Misleading statistics about the number of uninsured

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May 18, 2016 by Tony Novak

Yesterday the Centers for Disease Control (CDC) released a report that showed that about 9% of the population, around 29 million people, did not have health insurance in 2015. The report says that the number of uninsured were “7.4 million fewer persons than in 2014”. The Obama administration and the Clinton campaigns immediately grabbed that statistic to show that Obamacare is working. The shocking part was that media did not report the contradiction that earlier reports by the Census Bureau and Gallop polls actually indicated an increase in the number of uninsured from 2014 to 2015.

We should also recognize that CDC and the Census Bureau do not count the number of uninsured in the same way as they did years ago. It was smart to update the methodology to eliminate the portion of people that were without coverage for a short period of time due to some life change event. There is nothing wrong with changing statistical methodology but it makes before and after comparative statistics meaningless. Yet we used the bloated figure to argue that there was a need for Obamacare and the trimmed number to argue that the program works. That’s simple misleading.

Let’s be clear on this. Saying that the percentage of uninsured Americans went from 16% before Obamacare to 9% now is simply wrong. To say that the number of uninsured dropped from 50 million to 30 million is simply lying with statistics.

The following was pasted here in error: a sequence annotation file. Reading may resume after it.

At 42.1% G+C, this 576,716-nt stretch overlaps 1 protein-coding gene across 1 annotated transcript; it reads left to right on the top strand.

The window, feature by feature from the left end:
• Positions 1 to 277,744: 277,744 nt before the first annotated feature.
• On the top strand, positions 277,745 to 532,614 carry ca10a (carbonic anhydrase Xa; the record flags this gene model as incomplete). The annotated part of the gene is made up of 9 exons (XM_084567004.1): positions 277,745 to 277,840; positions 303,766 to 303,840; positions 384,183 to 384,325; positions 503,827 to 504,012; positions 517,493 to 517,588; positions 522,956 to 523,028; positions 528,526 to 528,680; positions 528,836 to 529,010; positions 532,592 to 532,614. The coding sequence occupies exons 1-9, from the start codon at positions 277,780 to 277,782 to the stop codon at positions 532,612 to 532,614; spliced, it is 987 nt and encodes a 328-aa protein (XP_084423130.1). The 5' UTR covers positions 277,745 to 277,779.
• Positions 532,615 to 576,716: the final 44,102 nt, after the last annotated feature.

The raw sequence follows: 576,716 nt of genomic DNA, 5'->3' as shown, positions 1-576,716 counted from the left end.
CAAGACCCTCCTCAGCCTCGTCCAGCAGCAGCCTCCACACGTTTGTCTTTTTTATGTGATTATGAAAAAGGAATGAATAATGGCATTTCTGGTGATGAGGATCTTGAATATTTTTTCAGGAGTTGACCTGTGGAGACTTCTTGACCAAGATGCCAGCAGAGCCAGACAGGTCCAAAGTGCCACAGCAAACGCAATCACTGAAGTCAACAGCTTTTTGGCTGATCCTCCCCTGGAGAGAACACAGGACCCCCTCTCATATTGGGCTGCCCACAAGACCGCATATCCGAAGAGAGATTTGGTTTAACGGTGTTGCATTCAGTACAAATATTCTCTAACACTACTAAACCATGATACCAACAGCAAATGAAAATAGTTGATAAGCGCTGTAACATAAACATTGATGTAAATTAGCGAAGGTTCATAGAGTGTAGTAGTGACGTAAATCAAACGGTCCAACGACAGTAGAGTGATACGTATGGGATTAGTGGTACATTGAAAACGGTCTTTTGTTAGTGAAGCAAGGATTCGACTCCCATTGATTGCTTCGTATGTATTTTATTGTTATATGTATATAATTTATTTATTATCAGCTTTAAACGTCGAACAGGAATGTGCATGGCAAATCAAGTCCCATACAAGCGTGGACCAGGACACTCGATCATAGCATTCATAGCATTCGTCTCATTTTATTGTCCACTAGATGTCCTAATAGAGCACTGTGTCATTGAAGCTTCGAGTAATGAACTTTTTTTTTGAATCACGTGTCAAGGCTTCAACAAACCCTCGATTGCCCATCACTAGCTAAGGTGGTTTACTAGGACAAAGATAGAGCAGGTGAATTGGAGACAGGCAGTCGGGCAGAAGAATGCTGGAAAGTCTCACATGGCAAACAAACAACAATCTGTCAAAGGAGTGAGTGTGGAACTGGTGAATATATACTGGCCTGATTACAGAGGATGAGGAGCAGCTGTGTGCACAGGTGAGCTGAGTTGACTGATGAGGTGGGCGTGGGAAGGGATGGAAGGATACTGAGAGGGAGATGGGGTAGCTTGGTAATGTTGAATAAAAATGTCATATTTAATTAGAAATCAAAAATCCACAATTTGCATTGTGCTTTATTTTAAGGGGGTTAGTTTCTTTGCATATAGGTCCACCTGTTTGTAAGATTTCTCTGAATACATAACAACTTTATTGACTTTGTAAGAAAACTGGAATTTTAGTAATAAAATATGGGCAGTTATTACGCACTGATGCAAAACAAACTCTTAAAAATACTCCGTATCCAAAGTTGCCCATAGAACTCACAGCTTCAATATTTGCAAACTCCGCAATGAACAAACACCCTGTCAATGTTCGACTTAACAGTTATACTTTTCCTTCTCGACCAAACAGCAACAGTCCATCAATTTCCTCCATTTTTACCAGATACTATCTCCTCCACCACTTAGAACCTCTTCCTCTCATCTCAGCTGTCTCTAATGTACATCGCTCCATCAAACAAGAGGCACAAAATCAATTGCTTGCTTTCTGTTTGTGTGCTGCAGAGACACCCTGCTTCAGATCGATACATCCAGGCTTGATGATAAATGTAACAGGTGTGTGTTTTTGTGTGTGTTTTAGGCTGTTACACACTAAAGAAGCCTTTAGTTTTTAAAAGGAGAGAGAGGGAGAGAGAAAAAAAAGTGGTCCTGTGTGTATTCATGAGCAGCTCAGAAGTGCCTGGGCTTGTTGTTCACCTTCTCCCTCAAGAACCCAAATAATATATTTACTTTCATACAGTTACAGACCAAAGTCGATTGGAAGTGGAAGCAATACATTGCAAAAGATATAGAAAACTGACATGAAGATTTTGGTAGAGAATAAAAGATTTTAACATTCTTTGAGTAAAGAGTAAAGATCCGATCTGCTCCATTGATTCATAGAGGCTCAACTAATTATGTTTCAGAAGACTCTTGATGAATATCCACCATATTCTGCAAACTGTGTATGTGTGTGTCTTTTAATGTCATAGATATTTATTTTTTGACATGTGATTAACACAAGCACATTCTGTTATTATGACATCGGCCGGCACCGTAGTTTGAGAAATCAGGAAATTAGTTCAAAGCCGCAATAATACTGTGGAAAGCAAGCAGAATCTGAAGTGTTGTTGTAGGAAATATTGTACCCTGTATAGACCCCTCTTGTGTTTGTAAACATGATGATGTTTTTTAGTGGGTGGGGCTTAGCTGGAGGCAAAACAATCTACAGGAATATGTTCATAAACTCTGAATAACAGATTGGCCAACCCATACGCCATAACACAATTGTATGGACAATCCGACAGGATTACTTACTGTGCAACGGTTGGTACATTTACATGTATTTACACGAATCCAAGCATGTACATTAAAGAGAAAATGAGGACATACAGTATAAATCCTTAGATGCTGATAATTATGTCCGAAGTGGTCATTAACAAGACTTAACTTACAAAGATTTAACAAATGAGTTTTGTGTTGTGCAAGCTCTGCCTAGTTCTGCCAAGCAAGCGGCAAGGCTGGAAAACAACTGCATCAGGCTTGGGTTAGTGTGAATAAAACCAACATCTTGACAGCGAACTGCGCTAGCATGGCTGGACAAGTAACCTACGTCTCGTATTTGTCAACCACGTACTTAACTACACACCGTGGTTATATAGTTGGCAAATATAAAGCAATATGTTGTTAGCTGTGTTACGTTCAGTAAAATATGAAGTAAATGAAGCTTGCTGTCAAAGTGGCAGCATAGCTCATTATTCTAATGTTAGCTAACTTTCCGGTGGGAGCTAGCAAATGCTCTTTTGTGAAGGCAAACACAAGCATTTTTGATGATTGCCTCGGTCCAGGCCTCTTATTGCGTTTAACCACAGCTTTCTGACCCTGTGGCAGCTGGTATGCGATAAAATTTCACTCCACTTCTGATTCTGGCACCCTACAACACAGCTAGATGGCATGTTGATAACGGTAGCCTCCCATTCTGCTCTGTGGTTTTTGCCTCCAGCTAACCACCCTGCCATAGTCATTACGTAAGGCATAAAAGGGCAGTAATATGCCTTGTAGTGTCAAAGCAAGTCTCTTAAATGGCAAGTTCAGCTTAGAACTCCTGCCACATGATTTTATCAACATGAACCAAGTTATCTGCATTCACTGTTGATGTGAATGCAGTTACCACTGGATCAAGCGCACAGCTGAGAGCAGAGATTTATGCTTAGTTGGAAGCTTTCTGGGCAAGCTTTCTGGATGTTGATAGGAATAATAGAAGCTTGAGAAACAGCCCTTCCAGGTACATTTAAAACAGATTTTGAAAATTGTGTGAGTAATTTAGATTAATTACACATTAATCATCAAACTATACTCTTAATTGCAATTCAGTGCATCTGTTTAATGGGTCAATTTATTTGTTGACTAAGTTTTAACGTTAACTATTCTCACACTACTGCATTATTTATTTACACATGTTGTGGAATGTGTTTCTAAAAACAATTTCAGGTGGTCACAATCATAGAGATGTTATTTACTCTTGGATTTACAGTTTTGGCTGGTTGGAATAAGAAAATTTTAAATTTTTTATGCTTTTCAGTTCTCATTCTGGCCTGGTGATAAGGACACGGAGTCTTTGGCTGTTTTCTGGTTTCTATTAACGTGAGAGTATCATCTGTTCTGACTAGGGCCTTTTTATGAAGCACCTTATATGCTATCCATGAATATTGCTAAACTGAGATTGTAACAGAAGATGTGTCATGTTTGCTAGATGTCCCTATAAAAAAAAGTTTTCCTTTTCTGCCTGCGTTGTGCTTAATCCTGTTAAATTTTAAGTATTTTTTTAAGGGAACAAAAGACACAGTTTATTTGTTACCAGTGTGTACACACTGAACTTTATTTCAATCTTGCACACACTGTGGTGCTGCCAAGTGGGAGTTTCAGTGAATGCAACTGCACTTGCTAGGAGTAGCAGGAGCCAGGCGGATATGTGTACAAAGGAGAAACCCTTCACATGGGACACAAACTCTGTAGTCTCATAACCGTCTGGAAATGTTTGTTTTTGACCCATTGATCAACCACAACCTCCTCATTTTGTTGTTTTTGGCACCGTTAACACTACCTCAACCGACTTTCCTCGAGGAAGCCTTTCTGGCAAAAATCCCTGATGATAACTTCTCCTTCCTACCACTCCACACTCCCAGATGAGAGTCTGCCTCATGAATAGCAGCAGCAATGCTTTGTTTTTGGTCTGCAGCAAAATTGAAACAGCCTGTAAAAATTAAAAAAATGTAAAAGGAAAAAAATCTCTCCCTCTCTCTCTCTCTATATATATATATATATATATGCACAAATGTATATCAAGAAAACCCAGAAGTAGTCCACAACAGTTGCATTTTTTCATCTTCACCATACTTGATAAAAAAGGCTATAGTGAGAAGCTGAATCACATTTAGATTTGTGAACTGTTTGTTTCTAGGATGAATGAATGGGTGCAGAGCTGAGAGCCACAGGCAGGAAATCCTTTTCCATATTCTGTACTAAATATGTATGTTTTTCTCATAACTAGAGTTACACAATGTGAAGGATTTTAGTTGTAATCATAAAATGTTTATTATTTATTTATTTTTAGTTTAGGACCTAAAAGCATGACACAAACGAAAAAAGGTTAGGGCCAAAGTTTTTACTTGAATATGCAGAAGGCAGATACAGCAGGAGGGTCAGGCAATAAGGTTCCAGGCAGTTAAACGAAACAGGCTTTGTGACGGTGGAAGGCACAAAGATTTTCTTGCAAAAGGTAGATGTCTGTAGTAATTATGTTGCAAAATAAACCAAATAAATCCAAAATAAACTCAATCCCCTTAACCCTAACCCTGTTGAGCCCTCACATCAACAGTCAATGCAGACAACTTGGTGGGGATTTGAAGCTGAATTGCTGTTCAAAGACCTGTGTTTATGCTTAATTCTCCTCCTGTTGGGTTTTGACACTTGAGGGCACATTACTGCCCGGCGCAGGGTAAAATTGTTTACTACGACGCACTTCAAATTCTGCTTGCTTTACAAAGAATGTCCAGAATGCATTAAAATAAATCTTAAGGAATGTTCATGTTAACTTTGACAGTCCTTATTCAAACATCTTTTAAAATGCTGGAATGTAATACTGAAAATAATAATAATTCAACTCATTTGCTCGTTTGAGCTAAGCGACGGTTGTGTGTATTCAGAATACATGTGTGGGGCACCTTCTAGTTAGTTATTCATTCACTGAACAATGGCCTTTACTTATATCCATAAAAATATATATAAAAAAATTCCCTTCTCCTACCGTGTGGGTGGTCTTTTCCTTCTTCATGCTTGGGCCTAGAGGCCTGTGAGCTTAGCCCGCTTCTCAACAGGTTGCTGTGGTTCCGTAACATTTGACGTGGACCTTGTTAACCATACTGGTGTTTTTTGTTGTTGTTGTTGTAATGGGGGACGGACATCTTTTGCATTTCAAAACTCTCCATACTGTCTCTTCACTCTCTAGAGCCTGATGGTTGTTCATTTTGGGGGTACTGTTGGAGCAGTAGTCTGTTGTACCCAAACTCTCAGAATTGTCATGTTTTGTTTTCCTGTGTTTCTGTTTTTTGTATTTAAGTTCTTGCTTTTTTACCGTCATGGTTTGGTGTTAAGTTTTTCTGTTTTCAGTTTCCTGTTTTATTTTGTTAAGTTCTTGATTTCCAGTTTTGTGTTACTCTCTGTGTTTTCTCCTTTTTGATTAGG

We should also recognize that the single issue of counting the number of insured vs uninsured people does not have the meaning that it once did. The number of insured people going without medical care because they can’t afford the uncovered expenses is reported to be shockingly high even if hard data is not available yet. The studies call these people ‘underinsured’ and there seems to be more than 20 million Americans in this category.

Nobody doubts that the number of uninsured has dropped due to expansion of subsidized coverage, aka ‘Obamacare’, but the numbers are not likely as dramatic as advertised and the meaning of this statistic in not as meaningful as it was years ago.

Related articles:

If The Facts Don’t Fit, Change The Facts: How The Obama Administration Undercuts Public Confidence In Government Statistics

Number of Uninsured in U.S. Dropped Below 10% for First Time in 2015

A closer look at the number of uninsured




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